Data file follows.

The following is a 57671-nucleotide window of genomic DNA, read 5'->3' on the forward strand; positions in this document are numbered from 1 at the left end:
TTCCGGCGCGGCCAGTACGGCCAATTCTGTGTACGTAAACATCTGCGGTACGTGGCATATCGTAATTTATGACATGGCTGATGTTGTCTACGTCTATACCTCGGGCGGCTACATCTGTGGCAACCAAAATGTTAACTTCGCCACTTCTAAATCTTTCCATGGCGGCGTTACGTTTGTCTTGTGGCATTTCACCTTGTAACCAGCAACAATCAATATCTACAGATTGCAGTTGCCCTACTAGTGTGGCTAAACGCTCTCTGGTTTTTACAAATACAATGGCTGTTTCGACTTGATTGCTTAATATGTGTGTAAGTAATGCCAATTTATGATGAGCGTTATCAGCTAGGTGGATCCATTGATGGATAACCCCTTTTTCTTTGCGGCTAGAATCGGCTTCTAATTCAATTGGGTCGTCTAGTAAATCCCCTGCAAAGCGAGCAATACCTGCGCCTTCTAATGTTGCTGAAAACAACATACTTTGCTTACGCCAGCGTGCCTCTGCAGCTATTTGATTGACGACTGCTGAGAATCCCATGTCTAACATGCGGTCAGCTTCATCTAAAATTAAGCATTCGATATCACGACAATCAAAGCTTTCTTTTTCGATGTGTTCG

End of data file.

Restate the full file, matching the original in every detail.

The following is a 57671-nucleotide window of genomic DNA, read 5'->3' on the forward strand; positions in this document are numbered from 1 at the left end:
TTCCGGCGCGGCCAGTACGGCCAATTCTGTGTACGTAAACATCTGCGGTACGTGGCATATCGTAATTTATGACATGGCTGATGTTGTCTACGTCTATACCTCGGGCGGCTACATCTGTGGCAACCAAAATGTTAACTTCGCCACTTCTAAATCTTTCCATGGCGGCGTTACGTTTGTCTTGTGGCATTTCACCTTGTAACCAGCAACAATCAATATCTACAGATTGCAGTTGCCCTACTAGTGTGGCTAAACGCTCTCTGGTTTTTACAAATACAATGGCTGTTTCGACTTGATTGCTTAATATGTGTGTAAGTAATGCCAATTTATGATGAGCGTTATCAGCTAGGTGGATCCATTGATGGATAACCCCTTTTTCTTTGCGGCTAGAATCGGCTTCTAATTCAATTGGGTCGTCTAGTAAATCCCCTGCAAAGCGAGCAATACCTGCGCCTTCTAATGTTGCTGAAAACAACATACTTTGCTTACGCCAGCGTGCCTCTGCAGCTATTTGATTGACGACTGCTGAGAATCCCATGTCTAACATGCGGTCAGCTTCATCTAAAATTAAGCATTCGATATCACGACAATCAAAGCTTTCTTTTTCGATGTGTTCG